Another gem mined from the volcanic clays of Hawaii’s tidal pools, this eye-catching coral-colored salt pairs well with spicy and complex dishes and has long been used by chefs as both a seasoning and a preservative.
Hawaiian Sea Salt (aka Hawaiian Red Sait)
Distinctive in its rich, earthy reddish color, this salt contains trace amounts of over 80 minerals and is well regarded by top chefs who use it as a garnish atop potatoes and dips, as a rub on meats, and as a roasting salt mixed with herbs that lock in the flavor of the foods they are seasoning.
Hailing from the warm-water springs in the mountainous regions of Peru, and boasting a 2000-year old history, this natural salt can be used as both a seasoning and finishing ingredient.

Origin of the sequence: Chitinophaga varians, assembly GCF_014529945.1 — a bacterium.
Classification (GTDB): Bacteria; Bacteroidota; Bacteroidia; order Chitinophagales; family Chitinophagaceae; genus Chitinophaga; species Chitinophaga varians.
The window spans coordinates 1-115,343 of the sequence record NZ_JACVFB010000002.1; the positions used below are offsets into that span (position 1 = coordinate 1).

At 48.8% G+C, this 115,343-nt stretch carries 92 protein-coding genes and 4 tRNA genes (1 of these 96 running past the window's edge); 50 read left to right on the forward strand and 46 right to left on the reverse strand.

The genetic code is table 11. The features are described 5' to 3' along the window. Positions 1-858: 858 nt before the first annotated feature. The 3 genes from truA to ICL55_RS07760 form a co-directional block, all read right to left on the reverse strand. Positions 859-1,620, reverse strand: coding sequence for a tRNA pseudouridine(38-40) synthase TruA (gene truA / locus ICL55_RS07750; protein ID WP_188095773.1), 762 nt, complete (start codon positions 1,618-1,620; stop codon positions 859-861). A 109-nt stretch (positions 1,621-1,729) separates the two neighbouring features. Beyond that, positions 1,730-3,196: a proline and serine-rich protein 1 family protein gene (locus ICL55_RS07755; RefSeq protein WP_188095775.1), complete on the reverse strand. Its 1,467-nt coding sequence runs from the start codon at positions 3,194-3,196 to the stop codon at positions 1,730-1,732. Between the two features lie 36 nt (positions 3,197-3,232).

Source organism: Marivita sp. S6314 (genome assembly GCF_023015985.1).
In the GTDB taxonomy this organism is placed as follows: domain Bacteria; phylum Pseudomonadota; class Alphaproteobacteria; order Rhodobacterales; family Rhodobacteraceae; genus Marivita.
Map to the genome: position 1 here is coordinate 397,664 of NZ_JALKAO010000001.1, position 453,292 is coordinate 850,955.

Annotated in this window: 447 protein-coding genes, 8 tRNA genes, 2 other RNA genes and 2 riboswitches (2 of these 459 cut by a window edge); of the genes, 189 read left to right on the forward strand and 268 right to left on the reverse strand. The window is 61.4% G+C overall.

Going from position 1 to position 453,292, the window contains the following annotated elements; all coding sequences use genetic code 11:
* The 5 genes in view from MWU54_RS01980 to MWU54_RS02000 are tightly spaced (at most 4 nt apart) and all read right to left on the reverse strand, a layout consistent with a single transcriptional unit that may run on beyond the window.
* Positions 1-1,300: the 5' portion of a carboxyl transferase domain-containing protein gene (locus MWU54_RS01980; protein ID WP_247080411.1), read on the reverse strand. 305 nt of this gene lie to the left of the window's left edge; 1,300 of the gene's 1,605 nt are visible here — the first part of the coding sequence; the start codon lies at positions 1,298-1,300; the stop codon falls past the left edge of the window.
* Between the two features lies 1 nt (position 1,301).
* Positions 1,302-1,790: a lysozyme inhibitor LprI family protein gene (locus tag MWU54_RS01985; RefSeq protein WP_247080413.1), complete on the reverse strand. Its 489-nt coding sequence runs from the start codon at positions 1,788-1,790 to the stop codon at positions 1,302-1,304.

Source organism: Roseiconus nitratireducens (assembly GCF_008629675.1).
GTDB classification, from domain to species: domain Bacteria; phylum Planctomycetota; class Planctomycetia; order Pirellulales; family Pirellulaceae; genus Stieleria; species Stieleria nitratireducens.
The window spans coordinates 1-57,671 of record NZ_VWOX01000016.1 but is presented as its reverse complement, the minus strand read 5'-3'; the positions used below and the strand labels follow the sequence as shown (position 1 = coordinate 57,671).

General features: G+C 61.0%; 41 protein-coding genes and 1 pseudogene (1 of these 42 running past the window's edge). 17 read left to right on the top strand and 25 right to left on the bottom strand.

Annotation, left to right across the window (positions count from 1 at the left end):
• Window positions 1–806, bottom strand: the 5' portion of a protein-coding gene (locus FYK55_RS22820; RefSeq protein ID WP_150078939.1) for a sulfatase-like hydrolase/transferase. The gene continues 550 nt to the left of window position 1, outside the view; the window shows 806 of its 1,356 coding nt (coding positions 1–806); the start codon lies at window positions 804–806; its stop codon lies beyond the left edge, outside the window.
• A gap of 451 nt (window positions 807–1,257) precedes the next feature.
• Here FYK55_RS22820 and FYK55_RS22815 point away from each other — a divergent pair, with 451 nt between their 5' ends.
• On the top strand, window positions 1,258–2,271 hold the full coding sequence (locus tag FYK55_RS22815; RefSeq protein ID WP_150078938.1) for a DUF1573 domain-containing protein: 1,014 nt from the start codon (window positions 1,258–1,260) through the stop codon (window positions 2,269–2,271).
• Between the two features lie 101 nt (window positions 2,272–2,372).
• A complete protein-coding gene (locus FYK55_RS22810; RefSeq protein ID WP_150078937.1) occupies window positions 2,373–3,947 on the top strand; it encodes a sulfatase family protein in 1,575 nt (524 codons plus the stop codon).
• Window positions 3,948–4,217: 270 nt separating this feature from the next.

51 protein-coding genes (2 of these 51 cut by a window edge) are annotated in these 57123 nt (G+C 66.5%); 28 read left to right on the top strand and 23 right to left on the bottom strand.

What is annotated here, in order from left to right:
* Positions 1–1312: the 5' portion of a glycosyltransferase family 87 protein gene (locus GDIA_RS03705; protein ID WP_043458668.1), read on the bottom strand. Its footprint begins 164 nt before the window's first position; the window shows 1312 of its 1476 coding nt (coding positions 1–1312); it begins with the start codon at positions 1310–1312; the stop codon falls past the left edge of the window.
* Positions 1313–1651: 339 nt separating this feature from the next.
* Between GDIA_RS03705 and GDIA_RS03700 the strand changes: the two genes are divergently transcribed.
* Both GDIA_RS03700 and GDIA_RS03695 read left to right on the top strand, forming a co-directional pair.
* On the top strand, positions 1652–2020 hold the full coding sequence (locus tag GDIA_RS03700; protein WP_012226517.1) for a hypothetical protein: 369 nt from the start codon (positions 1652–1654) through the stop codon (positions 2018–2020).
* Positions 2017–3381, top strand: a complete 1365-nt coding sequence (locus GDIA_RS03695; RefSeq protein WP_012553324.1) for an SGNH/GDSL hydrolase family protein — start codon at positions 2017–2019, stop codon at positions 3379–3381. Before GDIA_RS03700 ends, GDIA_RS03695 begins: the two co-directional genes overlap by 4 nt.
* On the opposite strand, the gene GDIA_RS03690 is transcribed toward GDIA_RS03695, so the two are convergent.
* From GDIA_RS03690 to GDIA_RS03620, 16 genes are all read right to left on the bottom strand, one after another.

Australian Peach Flake Salt
Yet another unique finishing salt bearing a light peach color, this variety is mined from waters that run down from the snow-capped Australian Alps into the prominent Murray River.
The world’s leading chefs are still mining salt’s many culinary assets while discovering new, creative uses for its cornucopia of specialty and gourmet varieties. There is no end to the ways in which you, too, as a savvy foodservice professional or restaurant owner, can expand your knowledge, skill set, and inventory of salts. At the same time, you will be pampering your customers’ palates, boosting your biz, and hopefully mining the rich (and perhaps salty) rewards.